The 911 system ‘completely failed’ Burnaby during heat dome: mayor
Burnaby Mayor Mike Hurley says the city needs to 'learn to stand on our own' for future catastrophic climate events and earthquakes after broadly criticized BC Ambulance response to heat dome
The City of Burnaby is going to have to improve its emergency response services during catastrophic events like this year’s heat dome because it can’t rely on provincial services, Mayor Mike Hurley said.
The comments came in yesterday’s meeting, in which staff presented council with a report on the city’s extreme heat initial response guideline and ways it can be improved.
The report specifically looked at the three heatwaves BC experienced this past summer, including the intense heat dome of late June/early July and two later heatwaves.
Scientists broadly agree that the frequency and intensity of heatwaves and other extreme weather events are directly related to climate change. These events will get worse in the coming decades.
Fraser Health and Vancouver Coastal Health authorities had morbidity forecasting for the extreme heat. But the city report, compiled by the public safety department, said those forecasts “dramatically underestimated how many people could die during the heat dome.”
The health authorities suggested an excess of 10 deaths per day in the Fraser Health region.
During the heat dome, 569 people are believed to have died as a result of the weather, making it the deadliest weather event in Canadian history. Of those, 49% were in the Fraser Health region, “a 363% increase over the modelled estimate.”
Burnaby Beacon filed a freedom of information request with Fraser Health regarding the heat dome. The deadline for that request was unilaterally moved back by the health authority to Sept 27.
Fraser Health did not meet its deadline.
Ambulance waits, 911 on hold
For the city, the event has brought up a new question: can it hold its own in an increasingly hazardous environment, as catastrophic events become more likely with climate change?
The heat dome brought record-breaking temperatures, with the highest temperature ever recorded in Canada in Lytton multiple days in a row.
The province has since been heavily criticized for the preparedness of the BC Emergency Health Services, which critics have said is vastly under-resourced.
Indeed, Burnaby Fire Department emails obtained by the Beacon refer to “excessive delays in the arrival of BCAS [BC Ambulance Services] crews to many incidents.”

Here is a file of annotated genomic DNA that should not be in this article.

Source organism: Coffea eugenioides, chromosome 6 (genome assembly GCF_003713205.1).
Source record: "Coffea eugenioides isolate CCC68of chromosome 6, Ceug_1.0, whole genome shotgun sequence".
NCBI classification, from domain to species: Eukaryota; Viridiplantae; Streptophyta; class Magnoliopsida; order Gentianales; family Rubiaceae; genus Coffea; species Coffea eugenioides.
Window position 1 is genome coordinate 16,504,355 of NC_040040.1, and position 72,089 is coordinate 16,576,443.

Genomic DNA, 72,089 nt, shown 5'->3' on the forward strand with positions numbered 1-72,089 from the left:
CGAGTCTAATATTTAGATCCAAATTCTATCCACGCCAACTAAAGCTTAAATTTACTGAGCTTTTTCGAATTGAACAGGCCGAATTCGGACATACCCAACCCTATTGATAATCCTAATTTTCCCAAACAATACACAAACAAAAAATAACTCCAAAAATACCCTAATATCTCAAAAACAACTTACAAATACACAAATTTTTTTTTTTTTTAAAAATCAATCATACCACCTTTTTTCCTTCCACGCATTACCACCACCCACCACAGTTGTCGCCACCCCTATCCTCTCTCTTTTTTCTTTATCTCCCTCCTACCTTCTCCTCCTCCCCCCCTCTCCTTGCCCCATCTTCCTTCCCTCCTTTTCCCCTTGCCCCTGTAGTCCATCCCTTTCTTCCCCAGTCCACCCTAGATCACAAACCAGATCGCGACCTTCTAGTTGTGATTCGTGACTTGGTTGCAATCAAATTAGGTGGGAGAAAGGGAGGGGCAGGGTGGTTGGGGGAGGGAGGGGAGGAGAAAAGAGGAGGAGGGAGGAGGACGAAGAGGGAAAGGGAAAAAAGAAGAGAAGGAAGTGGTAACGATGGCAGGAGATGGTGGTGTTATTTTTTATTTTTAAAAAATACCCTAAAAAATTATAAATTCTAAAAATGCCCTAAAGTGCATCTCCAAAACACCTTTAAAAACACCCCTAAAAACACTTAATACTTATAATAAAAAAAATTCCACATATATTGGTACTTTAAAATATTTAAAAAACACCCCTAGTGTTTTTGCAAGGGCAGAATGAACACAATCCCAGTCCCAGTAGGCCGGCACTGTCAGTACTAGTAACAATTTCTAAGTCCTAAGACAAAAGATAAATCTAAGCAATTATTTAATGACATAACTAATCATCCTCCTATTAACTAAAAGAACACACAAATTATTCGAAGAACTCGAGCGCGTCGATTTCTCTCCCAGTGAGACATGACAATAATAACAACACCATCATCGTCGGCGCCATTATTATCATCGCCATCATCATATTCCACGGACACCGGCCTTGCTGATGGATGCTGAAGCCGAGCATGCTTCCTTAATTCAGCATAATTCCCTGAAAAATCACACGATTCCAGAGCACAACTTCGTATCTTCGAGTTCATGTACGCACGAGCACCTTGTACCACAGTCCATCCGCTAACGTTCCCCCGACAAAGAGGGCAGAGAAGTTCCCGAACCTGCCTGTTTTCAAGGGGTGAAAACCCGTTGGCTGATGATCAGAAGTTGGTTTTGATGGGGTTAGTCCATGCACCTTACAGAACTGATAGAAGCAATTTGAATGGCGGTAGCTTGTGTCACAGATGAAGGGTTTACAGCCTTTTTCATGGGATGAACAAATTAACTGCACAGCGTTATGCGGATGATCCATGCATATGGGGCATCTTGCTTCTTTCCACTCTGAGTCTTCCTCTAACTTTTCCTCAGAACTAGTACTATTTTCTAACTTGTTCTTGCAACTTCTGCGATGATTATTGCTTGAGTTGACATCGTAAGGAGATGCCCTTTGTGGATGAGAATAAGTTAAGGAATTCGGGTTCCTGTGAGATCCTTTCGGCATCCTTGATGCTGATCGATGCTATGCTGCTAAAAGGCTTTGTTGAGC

“Dispatch personnel faced heavy workloads and experienced stressful situations,” said deputy fire chief Dave Samson in a June 30 email to all fire staff.
"It was another lesson that, during times of big emergencies, we’re going to have to learn to stand on our own for six, seven days."
Photo: Dustin Godfrey / Burnaby Beacon
And in a June 29 update to Mayor Mike Hurley, fire Chief Chris Bowcock said his understanding was that paramedics could not “provide any medical response for a period of some 5-8 hours to any but the highest acuity medical calls.”
But it wasn’t just the paramedics who were understaffed.
“I was going to be somewhat crass: the assistance from E-Comm, we need them to answer the phone,” said public safety director Dave Critchley of the provincial service that manages 911 calls and dispatch.
“Although that might sound a little glib, I couldn’t be more succinct. And that’s one of the challenges that we’ve had, obviously, and we need to prepare for, is what happens when E-Comm isn’t answering the phone. And that’s a significant piece.”
In Bowcock’s June 29 update to the mayor, he noted that E-Comm was “currently not able to address the 911 call volume load it is receiving from the public for calls for assistance.”
“As a result, it is understood that Burnaby fire dispatch is not receiving all the calls for assistance that are made within the city, which has and may continue to result in response from fire crews not being provided solely on the basis that we have not been provided the event,” Bowcock wrote.
“Additionally, Burnaby fire dispatch is receiving notification from BCAS dispatchers outside of the automated dispatching system via direct phone calls.”
‘Our 911 system completely failed us’
In response to the high call volume, the fire department increased its dispatch from two staffers to three, a move Critchley praised in council.
Critchley’s statement was in response to a question from Burnaby Citizens’ Association Coun. Alison Gu, who asked if data from E-Comm and emergency responders could be overlaid on a map to see where there was more need.
Critchley said the city would “absolutely” be seeking more data from E-Comm to understand where fatalities were concentrated. He said that information can be used to help identify community groups that emergency services need to reach out to proactively in events that follow.
BCA Coun. Sav Dhaliwal called the event a “wake-up call for all of us,” as climate change continues to make events like these far more frequent and intense.
“The event is going to be repeating again, probably more frequently than we dare to believe,” Dhaliwal said.
He added that it’s a call to action for the city to both reduce carbon emissions and improve the city’s resilience to extreme weather.
Hurley agreed that the event was a wake-up call, but he said it’s not just climate-related events that this applies to.
“Our 911 system completely failed us during this time. It was another lesson that, during times of big emergencies, we’re going to have to learn to stand on our own for six, seven days. We really need to prepare for that,” Hurley said.
“At some point, we will have an earthquake, and we do have to keep preparing for that, and this is part of that.”